(1) Indicates the fibro-synovial edge which is formed very soon after the injury and which must be pared away before the tendon is sutured.
(2) Erosion of articular cartilage. It is obvious from what has been said that after rupture of the musculo-tendinous cuff, more or less articular cartilage will be exposed on the base of the bursa, and that the cartilage at this point would be subject to contact with the acromion when the arm is elevated. In old cases at operation or in specimens of extensive tears found at autopsy, one frequently sees a superficial erosion of the joint cartilage with clearly marked outlines separating it from the undamaged surface. These areas of erosion are consistently limited by the size of the rent. Perhaps it is better to say that these areas of erosion are always somewhat larger than the rent, because in different degrees of rotation of the humerus different parts of the articular surface can be exposed through the same rent to pressure on the acromion as the arm is elevated. In practically all the cases where an extensive rupture exists, there is some osteitis on the edge of the acromion, which would increase the wear and tear made by the articular surface touching the acromion through the gap. This erosion of the joint surface is always superficial. It is possible that in some cases the process is reversed. It may be that the rough acromial edges wear through the tendon.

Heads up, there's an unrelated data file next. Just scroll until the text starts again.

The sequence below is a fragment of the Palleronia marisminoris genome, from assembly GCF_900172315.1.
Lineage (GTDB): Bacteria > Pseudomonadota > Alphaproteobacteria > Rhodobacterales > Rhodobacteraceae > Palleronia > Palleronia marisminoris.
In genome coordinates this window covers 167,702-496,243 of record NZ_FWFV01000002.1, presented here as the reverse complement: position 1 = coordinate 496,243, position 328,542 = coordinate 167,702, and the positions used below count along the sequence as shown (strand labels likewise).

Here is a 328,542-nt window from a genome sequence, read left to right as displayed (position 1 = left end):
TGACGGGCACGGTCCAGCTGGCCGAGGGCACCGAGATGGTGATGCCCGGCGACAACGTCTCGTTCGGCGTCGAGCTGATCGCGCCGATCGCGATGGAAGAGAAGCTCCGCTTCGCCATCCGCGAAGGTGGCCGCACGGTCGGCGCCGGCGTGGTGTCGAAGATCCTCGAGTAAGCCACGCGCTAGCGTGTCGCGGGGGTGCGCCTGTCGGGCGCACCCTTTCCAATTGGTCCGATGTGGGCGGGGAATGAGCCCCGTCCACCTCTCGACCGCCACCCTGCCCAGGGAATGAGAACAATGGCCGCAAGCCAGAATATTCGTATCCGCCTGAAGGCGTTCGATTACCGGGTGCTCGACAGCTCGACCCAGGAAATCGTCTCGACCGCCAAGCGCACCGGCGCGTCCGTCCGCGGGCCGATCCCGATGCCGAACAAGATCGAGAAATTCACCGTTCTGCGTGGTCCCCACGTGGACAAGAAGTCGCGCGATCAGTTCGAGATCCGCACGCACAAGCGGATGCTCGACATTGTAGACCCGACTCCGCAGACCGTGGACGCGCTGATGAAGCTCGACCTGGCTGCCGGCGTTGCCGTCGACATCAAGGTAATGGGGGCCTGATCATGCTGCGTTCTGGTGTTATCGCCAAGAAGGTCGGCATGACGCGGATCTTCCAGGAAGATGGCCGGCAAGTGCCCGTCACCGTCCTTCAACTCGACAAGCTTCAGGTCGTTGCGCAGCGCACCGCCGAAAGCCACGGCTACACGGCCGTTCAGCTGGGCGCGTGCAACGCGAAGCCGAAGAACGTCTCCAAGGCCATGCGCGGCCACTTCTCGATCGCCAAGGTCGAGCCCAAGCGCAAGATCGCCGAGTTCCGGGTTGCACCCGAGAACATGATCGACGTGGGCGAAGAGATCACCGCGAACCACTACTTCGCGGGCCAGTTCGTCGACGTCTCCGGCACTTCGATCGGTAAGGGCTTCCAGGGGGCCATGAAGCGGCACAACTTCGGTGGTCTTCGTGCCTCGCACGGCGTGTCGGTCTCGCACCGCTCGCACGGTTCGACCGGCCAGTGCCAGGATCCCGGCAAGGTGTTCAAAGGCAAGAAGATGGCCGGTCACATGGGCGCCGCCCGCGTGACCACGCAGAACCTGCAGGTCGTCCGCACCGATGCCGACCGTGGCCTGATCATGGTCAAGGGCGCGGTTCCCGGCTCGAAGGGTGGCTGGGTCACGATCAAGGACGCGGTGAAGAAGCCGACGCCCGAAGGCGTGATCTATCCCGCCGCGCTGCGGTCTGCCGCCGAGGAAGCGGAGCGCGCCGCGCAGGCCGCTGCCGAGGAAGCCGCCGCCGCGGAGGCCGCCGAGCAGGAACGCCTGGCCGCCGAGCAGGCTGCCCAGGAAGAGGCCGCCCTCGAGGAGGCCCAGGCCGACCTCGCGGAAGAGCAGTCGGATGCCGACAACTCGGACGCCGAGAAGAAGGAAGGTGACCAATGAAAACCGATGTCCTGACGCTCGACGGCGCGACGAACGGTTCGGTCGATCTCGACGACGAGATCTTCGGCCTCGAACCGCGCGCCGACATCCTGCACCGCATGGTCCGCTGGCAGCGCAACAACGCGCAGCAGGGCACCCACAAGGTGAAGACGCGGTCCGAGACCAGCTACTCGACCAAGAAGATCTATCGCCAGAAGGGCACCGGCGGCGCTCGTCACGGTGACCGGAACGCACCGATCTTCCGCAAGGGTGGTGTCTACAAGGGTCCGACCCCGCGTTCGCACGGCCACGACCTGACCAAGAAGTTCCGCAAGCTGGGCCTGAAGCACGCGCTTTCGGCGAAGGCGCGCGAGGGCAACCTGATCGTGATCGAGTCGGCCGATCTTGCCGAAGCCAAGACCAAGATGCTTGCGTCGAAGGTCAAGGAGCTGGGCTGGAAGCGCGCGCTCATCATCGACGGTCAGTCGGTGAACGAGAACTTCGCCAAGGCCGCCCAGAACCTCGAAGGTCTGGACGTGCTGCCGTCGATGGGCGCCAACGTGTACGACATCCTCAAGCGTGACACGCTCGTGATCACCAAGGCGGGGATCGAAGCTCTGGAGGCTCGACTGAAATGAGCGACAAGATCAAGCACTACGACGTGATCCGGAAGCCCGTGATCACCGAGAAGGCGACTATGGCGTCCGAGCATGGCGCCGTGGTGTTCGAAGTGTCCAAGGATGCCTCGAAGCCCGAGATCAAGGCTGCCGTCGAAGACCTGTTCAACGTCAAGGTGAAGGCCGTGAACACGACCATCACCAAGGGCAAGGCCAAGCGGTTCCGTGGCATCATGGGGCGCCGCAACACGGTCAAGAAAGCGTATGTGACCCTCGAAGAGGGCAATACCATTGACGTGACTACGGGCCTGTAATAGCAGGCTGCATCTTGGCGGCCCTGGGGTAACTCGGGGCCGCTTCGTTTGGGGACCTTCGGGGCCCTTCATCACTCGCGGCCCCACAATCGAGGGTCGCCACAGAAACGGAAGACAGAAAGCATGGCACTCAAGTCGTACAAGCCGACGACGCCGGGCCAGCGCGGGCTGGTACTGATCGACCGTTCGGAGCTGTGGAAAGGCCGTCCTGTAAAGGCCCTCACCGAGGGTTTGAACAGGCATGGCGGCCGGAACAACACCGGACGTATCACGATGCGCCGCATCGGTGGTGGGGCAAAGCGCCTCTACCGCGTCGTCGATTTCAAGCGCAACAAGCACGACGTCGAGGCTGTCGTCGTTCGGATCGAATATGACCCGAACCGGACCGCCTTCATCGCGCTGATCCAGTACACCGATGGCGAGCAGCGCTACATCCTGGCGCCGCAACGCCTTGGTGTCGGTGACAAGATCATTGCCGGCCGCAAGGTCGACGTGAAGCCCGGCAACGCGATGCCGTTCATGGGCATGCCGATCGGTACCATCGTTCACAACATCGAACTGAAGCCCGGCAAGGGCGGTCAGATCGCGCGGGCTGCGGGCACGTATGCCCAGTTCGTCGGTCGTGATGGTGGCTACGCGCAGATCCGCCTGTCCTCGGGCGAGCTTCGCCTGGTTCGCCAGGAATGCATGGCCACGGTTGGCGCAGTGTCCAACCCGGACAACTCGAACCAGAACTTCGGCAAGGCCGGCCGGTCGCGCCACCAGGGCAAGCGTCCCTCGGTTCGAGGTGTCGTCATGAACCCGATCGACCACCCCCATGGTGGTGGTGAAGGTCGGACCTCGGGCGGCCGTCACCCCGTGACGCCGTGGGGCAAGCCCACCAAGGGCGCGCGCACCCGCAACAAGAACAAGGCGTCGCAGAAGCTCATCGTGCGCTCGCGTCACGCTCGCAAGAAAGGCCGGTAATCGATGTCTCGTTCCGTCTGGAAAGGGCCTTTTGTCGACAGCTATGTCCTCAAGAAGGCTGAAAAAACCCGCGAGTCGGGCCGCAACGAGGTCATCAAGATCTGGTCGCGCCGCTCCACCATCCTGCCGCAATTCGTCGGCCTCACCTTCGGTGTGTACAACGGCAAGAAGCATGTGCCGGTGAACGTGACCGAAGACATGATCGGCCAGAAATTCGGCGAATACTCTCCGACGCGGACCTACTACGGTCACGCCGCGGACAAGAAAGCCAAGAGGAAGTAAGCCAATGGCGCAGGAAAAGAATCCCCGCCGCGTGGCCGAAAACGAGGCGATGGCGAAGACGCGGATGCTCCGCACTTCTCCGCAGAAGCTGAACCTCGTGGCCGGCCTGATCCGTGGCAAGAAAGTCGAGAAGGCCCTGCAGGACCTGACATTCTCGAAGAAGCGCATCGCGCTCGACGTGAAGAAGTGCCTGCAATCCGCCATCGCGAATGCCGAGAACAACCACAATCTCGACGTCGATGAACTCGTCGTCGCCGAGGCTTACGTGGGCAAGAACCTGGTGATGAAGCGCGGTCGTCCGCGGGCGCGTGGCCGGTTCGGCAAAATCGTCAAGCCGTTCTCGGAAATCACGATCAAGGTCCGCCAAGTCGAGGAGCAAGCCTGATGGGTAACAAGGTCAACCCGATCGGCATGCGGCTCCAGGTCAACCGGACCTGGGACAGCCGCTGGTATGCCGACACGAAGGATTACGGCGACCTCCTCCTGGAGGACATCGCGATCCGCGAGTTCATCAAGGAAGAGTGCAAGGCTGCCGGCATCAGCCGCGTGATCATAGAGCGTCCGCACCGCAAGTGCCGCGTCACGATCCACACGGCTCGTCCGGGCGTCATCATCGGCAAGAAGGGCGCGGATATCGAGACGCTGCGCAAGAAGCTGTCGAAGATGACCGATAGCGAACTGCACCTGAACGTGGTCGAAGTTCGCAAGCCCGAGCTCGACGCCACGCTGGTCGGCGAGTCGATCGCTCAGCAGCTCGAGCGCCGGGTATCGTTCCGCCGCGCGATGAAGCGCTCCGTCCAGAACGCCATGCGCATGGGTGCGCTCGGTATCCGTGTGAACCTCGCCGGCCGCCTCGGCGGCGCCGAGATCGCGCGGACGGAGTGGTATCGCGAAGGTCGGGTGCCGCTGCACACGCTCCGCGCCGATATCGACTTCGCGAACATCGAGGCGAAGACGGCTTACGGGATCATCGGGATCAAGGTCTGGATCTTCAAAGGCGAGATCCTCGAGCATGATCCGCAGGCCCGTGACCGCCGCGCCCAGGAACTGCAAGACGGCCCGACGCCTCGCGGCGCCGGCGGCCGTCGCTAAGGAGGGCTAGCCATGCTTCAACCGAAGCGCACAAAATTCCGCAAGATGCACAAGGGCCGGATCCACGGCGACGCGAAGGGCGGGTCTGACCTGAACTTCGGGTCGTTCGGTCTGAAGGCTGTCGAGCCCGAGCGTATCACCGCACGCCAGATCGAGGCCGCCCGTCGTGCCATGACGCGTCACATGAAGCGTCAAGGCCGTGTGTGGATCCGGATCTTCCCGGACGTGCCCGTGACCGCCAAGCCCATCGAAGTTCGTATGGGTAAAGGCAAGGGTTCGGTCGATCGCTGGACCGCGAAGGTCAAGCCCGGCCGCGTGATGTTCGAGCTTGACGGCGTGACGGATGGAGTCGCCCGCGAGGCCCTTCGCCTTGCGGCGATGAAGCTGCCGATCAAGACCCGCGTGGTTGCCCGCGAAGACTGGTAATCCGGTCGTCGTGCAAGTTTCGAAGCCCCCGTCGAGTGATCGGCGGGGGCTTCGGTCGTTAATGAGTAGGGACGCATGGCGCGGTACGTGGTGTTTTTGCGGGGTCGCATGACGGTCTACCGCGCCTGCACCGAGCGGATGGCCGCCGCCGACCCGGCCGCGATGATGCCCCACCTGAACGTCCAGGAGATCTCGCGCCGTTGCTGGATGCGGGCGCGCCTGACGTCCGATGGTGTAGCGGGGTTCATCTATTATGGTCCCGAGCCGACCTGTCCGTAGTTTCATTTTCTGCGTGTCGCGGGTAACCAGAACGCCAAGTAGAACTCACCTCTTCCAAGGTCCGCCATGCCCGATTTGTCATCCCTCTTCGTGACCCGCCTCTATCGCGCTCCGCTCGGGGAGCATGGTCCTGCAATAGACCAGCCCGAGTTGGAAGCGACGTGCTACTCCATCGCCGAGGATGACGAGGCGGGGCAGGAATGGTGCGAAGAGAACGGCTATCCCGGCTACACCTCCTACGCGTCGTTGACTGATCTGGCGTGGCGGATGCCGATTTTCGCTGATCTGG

(3) Is the stub of tendon which remains on the tuberosity for some weeks or months after the injury, but since it is functionless, eventually disappears.
(4) Represents the dotted line which limits the recession of the tuberosity.
(5) Is the fluid in the dependent axillary portion of the capsule.